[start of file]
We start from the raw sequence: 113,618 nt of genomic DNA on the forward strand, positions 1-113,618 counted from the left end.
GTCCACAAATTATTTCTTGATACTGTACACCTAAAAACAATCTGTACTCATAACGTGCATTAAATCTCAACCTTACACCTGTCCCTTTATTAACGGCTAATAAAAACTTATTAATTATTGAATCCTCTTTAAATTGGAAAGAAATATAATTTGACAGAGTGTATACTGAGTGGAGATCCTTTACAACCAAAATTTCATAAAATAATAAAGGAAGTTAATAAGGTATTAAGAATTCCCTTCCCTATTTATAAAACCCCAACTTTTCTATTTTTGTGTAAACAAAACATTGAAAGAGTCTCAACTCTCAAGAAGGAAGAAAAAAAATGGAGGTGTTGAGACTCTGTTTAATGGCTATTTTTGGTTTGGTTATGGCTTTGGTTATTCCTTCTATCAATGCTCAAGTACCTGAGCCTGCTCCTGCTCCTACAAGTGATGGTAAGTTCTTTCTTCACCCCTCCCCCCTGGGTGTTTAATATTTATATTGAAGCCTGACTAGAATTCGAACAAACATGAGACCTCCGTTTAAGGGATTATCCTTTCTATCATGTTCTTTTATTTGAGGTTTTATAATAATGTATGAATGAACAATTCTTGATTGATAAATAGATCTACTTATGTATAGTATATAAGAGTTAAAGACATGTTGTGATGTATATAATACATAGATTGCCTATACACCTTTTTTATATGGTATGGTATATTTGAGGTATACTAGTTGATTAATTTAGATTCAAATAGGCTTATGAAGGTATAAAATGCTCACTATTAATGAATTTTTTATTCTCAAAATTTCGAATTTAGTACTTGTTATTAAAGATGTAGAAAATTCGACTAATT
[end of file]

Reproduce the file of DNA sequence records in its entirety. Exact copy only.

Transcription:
We start from the raw sequence: 113,618 nt of genomic DNA on the forward strand, positions 1-113,618 counted from the left end.
GTCCACAAATTATTTCTTGATACTGTACACCTAAAAACAATCTGTACTCATAACGTGCATTAAATCTCAACCTTACACCTGTCCCTTTATTAACGGCTAATAAAAACTTATTAATTATTGAATCCTCTTTAAATTGGAAAGAAATATAATTTGACAGAGTGTATACTGAGTGGAGATCCTTTACAACCAAAATTTCATAAAATAATAAAGGAAGTTAATAAGGTATTAAGAATTCCCTTCCCTATTTATAAAACCCCAACTTTTCTATTTTTGTGTAAACAAAACATTGAAAGAGTCTCAACTCTCAAGAAGGAAGAAAAAAAATGGAGGTGTTGAGACTCTGTTTAATGGCTATTTTTGGTTTGGTTATGGCTTTGGTTATTCCTTCTATCAATGCTCAAGTACCTGAGCCTGCTCCTGCTCCTACAAGTGATGGTAAGTTCTTTCTTCACCCCTCCCCCCTGGGTGTTTAATATTTATATTGAAGCCTGACTAGAATTCGAACAAACATGAGACCTCCGTTTAAGGGATTATCCTTTCTATCATGTTCTTTTATTTGAGGTTTTATAATAATGTATGAATGAACAATTCTTGATTGATAAATAGATCTACTTATGTATAGTATATAAGAGTTAAAGACATGTTGTGATGTATATAATACATAGATTGCCTATACACCTTTTTTATATGGTATGGTATATTTGAGGTATACTAGTTGATTAATTTAGATTCAAATAGGCTTATGAAGGTATAAAATGCTCACTATTAATGAATTTTTTATTCTCAAAATTTCGAATTTAGTACTTGTTATTAAAGATGTAGAAAATTCGACTAATT